Each of these small steps, takes closer and closer to having a show horse. We are going to take it slow but it is sure a lot more fun watching him jump than watching him stand in his stall!

Pixie had a good solid ride. She seems to be maturing before our eyes. We got finished up with those two and Lauren saddled up Feather for workout. We don’t jump Feather much at home, preferring to save her legs for lessons and shows. But the barrel jump was calling to her. Again, not set up as high as Mickey jumped, Feather was her usual over-achiever self.


Feather did a pretty good job of making those barrels look small as well. Maybe, we got a couple of sterling youngsters (three if you count Pixie) gaining ground and showing promise at our farm today.

Thanks for riding along!

Another Saturday-a Bruno Story

Last Saturday, we spent the whole day waiting, working, trying and praying to find some new way to get Bruno moving soundly. We x- rayed, created impressions of his footfall, crafted casts and forged a new shoe.

It has been raining off and on since then. Maybe God’s little way of making Bruno have to stay in close quarters and let his hoof adjust to all the work we did on it. It was frustrating, but perhaps just what he needed.

Yesterday, we took off early to head to Houston to the dog show. My little VW was packed with two car seats with Kendyll and Jordyn, and Kona sitting (or standing) in the middle. We always enjoy going to the show,seeing all the dogs and I was excited this year to bring Kona to try out some basic agility they had set up. I got to visit with a lot of dog lovers and the girls had a good time.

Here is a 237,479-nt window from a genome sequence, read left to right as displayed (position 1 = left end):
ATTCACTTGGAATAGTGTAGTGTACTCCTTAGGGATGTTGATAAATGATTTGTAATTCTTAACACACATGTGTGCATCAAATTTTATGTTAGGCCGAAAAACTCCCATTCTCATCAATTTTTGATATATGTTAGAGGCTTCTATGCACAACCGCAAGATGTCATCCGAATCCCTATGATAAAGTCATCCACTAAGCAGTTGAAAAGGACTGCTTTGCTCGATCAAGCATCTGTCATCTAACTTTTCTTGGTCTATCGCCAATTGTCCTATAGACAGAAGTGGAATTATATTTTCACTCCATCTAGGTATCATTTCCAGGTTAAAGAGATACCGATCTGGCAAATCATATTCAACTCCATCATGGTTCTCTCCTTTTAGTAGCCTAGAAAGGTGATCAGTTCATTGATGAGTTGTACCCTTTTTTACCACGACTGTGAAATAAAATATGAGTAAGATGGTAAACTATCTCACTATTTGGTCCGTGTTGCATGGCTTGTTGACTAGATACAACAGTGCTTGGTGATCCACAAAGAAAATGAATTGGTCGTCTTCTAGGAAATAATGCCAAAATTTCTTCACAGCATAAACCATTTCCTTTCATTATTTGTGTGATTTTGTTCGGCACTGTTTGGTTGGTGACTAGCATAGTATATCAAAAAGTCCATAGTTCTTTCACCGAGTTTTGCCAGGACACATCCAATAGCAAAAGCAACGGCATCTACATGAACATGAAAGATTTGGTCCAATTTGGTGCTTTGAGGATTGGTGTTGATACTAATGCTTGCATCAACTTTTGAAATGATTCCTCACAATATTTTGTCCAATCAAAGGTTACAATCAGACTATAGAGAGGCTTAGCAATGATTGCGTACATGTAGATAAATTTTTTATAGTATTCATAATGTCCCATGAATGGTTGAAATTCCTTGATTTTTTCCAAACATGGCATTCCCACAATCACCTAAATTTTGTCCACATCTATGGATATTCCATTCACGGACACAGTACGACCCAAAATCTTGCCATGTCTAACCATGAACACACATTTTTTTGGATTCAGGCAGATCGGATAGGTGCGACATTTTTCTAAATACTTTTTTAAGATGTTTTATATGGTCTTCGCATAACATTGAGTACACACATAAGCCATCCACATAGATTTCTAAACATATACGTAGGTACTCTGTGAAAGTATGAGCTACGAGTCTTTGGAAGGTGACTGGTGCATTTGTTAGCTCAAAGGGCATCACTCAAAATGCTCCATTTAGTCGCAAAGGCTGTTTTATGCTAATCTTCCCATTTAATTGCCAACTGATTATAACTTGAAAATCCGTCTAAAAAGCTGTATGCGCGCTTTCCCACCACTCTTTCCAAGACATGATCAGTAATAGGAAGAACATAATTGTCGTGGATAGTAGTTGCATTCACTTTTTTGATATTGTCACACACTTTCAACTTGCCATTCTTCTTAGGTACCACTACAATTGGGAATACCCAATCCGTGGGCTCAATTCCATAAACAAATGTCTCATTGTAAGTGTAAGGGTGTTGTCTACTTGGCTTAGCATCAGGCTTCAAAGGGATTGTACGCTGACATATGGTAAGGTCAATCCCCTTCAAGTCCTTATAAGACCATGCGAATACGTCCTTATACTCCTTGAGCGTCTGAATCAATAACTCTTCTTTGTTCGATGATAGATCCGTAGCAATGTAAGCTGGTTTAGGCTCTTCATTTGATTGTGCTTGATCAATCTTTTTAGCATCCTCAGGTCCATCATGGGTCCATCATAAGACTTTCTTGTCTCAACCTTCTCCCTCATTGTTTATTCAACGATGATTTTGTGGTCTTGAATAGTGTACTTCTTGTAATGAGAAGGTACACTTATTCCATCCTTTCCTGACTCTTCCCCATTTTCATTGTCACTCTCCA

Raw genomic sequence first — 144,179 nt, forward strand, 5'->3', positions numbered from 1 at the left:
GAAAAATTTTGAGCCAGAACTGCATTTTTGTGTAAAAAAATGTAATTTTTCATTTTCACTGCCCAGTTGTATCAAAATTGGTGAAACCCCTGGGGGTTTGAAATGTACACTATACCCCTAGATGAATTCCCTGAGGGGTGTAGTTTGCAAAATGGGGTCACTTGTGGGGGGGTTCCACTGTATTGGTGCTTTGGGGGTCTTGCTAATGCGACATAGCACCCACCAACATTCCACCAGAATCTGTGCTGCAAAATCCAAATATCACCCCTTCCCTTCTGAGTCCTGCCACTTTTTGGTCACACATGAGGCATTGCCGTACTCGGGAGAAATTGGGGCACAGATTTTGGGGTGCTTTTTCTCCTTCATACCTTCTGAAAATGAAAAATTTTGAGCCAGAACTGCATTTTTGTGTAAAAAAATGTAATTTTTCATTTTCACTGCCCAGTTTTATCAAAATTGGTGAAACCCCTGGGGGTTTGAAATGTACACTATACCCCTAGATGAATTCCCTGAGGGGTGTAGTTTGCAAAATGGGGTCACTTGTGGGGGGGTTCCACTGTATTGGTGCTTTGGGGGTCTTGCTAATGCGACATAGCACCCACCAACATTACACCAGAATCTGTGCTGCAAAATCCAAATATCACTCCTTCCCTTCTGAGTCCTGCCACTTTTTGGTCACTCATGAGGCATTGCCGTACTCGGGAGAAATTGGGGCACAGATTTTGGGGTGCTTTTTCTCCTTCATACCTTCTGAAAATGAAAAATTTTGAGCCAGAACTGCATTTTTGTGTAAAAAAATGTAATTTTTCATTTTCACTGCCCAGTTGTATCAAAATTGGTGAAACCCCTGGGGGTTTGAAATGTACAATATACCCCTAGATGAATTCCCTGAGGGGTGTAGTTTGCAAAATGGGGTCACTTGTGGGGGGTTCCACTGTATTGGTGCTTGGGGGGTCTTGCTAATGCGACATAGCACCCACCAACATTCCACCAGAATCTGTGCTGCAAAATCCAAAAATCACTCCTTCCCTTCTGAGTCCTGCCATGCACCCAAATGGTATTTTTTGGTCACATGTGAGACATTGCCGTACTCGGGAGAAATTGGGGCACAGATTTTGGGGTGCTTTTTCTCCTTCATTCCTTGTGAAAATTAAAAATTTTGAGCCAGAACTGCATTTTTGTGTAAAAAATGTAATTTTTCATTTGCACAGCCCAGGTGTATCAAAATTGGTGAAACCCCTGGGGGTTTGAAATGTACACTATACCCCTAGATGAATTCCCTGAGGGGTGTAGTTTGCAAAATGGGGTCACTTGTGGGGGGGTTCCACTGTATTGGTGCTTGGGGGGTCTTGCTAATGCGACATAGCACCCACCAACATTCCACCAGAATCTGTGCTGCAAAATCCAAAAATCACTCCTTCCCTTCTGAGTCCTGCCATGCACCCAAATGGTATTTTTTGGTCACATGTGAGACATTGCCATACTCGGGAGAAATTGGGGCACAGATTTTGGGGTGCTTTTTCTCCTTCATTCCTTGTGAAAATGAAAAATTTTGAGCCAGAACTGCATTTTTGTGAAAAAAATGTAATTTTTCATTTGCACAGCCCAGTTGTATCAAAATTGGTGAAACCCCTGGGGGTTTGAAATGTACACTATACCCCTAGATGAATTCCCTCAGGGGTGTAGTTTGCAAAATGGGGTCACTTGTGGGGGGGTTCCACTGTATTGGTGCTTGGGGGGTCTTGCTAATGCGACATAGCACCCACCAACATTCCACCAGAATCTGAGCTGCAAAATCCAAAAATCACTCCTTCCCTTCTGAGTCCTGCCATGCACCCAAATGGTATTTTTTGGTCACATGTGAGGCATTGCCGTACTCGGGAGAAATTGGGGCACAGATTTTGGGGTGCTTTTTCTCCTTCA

We dropped Kendyll and Jo at their other grandparents. It was mid-afternoon by the time we were back.

We decided to let Kid and Bruno out in the nearly dry front pasture. Normally, they do not go out here as the fence isn’t as good, it has weeds, and some rocks, but Bruno needed to get out. We followed Dr. Criner’s advice and gave Bruno a shot of Ace. The idea was to slow him down a bit so he would not pound so hard on his hoof. We gave the shot and waited for it to take effect. It was also a humid, 95 degrees with full afternoon sun. I thought that might take a toll on him as well.